6. Energy stored in nuclei • The binding energy of a nucleus is the amount of energy needed to pull it apart. • If you rearrange the same number of protons and neutrons (nucleons) from nuclei with lower to higher binding energy the difference in energy is released from the nuclei • If a nucleus with about 240 nucleons fissions into 2 nuclei of about 120 nucleons each then: • The binding energy changes by about 1 MeV per nucleon • Therefore a total of 200-300MeV is released. MeV = million electron-volts 1eV = 1.6 x 10-19

  7. Nuclear energy v. chemical energy • Fission 1 atom of Uranium  approx 200 MeV • Burn 1 atom of Carbon  approx 1 eV • Uranium about 20x heavier than Carbon Fission 1 ton Uranium Burn 10,000,000 ton coal =

  8. What are we going to talk about • The basic physics • Uranium fission • Nuclear power generation • Atom bomb • Nuclear waste • Alternative fuels

  9. Uranium • Atomic number 92 (92 protons) • Naturally occurring Uranium is a mixture of isotopes: • 0.7% 235U (92 protons + 143 neutrons) • 99.3% 238U (92 protons + 146 neutrons) • 0.0055% 234U • 235U is the only “fissile” isotope occurring naturally in useable quantity on earth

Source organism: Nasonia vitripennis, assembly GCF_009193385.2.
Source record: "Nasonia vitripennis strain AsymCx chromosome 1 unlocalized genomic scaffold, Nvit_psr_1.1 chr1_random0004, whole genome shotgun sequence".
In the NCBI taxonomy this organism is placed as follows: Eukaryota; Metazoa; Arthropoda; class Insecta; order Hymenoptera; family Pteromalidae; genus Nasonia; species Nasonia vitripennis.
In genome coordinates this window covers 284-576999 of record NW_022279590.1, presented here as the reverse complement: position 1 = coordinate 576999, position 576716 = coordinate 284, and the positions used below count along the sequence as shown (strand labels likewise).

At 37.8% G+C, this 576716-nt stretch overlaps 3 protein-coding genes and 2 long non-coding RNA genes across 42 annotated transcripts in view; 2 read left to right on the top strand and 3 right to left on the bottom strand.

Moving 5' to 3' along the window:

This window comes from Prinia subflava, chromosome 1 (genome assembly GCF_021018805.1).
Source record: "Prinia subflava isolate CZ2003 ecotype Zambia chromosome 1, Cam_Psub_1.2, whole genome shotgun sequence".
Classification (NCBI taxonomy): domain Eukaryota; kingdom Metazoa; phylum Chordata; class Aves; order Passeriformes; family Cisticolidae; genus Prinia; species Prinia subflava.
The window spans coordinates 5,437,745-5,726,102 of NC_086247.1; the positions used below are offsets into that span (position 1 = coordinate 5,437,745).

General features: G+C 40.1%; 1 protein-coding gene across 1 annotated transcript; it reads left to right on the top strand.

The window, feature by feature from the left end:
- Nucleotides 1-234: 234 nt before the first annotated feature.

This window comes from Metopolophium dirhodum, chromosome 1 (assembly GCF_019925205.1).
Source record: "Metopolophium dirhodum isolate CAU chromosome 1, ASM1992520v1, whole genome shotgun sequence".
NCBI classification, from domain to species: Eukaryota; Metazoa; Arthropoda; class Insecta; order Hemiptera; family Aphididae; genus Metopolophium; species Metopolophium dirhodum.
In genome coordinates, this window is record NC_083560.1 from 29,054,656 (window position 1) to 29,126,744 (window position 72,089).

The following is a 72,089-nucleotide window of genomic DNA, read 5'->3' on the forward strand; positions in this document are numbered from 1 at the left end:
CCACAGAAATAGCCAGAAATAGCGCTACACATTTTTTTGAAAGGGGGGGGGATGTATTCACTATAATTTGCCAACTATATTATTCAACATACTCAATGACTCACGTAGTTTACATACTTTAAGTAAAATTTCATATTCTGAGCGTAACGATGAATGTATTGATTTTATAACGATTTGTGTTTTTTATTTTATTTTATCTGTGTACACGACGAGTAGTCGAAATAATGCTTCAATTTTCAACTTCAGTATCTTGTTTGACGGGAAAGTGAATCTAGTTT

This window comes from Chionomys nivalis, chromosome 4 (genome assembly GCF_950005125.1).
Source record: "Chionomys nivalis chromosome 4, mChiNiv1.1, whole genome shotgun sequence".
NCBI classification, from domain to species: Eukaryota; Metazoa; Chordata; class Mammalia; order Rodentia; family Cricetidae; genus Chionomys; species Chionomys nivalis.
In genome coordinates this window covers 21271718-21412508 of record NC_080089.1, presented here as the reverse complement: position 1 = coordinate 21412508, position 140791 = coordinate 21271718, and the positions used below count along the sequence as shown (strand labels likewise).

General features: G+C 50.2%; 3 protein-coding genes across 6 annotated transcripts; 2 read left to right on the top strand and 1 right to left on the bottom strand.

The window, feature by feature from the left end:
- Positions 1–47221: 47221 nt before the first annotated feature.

10. Uranium fission • Uranium can undergo “spontaneous” fission (only rarely – half life 7 x 10 8 years) • Also undergoes “induced” fission “Fission product” e.g. 90Rb 235U Neutrons (2.5 on ave.) neutron “Fission product” e.g. 143Cs

  11. Chain Reaction 235U 235U 235U 235U 235U neutron If at least 1 neutron from each fission goes on to cause another fission then we have a “chain reaction” 235U Some neutrons escape

  12. Critical Mass • If you have a small piece of 235U then lots of neutrons escape – no sustained chain reaction • If you get bigger piece then more neutrons will cause fission before they escape • When piece is just big enough so on average 1 neutron from each fission goes on to cause another fission - just get chain reaction – this is “critical mass” The nominal critical mass for a sphere of pure 235U is 52kg (17cm diameter)